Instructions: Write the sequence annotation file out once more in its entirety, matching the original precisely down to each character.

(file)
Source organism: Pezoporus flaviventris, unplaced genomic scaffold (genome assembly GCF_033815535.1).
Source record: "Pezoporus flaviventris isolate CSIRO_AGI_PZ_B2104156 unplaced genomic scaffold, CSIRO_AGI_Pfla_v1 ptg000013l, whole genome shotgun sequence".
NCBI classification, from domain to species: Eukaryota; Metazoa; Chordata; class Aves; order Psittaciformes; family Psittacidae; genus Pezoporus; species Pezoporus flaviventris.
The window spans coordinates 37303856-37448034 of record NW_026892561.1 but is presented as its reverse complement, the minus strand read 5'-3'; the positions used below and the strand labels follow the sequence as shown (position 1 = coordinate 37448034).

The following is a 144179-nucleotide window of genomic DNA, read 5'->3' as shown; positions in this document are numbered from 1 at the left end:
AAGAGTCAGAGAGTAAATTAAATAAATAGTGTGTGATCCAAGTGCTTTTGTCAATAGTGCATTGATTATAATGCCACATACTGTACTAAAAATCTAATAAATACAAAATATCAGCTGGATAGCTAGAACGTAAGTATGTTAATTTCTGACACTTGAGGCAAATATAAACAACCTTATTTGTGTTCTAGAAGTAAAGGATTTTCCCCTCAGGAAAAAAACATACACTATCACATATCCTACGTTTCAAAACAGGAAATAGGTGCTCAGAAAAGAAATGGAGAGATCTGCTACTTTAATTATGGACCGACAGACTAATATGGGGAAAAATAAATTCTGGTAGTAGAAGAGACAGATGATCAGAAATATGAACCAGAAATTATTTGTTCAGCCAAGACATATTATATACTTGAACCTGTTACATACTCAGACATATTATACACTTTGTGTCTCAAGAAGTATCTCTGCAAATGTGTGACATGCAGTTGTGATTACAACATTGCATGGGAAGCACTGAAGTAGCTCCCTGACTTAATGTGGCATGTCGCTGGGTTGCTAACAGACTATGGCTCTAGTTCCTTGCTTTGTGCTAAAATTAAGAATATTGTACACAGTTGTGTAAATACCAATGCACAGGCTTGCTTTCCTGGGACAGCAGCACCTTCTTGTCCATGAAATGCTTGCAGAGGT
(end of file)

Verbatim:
Source organism: Pezoporus flaviventris, unplaced genomic scaffold (genome assembly GCF_033815535.1).
Source record: "Pezoporus flaviventris isolate CSIRO_AGI_PZ_B2104156 unplaced genomic scaffold, CSIRO_AGI_Pfla_v1 ptg000013l, whole genome shotgun sequence".
NCBI classification, from domain to species: Eukaryota; Metazoa; Chordata; class Aves; order Psittaciformes; family Psittacidae; genus Pezoporus; species Pezoporus flaviventris.
The window spans coordinates 37303856-37448034 of record NW_026892561.1 but is presented as its reverse complement, the minus strand read 5'-3'; the positions used below and the strand labels follow the sequence as shown (position 1 = coordinate 37448034).

The following is a 144179-nucleotide window of genomic DNA, read 5'->3' as shown; positions in this document are numbered from 1 at the left end:
AAGAGTCAGAGAGTAAATTAAATAAATAGTGTGTGATCCAAGTGCTTTTGTCAATAGTGCATTGATTATAATGCCACATACTGTACTAAAAATCTAATAAATACAAAATATCAGCTGGATAGCTAGAACGTAAGTATGTTAATTTCTGACACTTGAGGCAAATATAAACAACCTTATTTGTGTTCTAGAAGTAAAGGATTTTCCCCTCAGGAAAAAAACATACACTATCACATATCCTACGTTTCAAAACAGGAAATAGGTGCTCAGAAAAGAAATGGAGAGATCTGCTACTTTAATTATGGACCGACAGACTAATATGGGGAAAAATAAATTCTGGTAGTAGAAGAGACAGATGATCAGAAATATGAACCAGAAATTATTTGTTCAGCCAAGACATATTATATACTTGAACCTGTTACATACTCAGACATATTATACACTTTGTGTCTCAAGAAGTATCTCTGCAAATGTGTGACATGCAGTTGTGATTACAACATTGCATGGGAAGCACTGAAGTAGCTCCCTGACTTAATGTGGCATGTCGCTGGGTTGCTAACAGACTATGGCTCTAGTTCCTTGCTTTGTGCTAAAATTAAGAATATTGTACACAGTTGTGTAAATACCAATGCACAGGCTTGCTTTCCTGGGACAGCAGCACCTTCTTGTCCATGAAATGCTTGCAGAGGT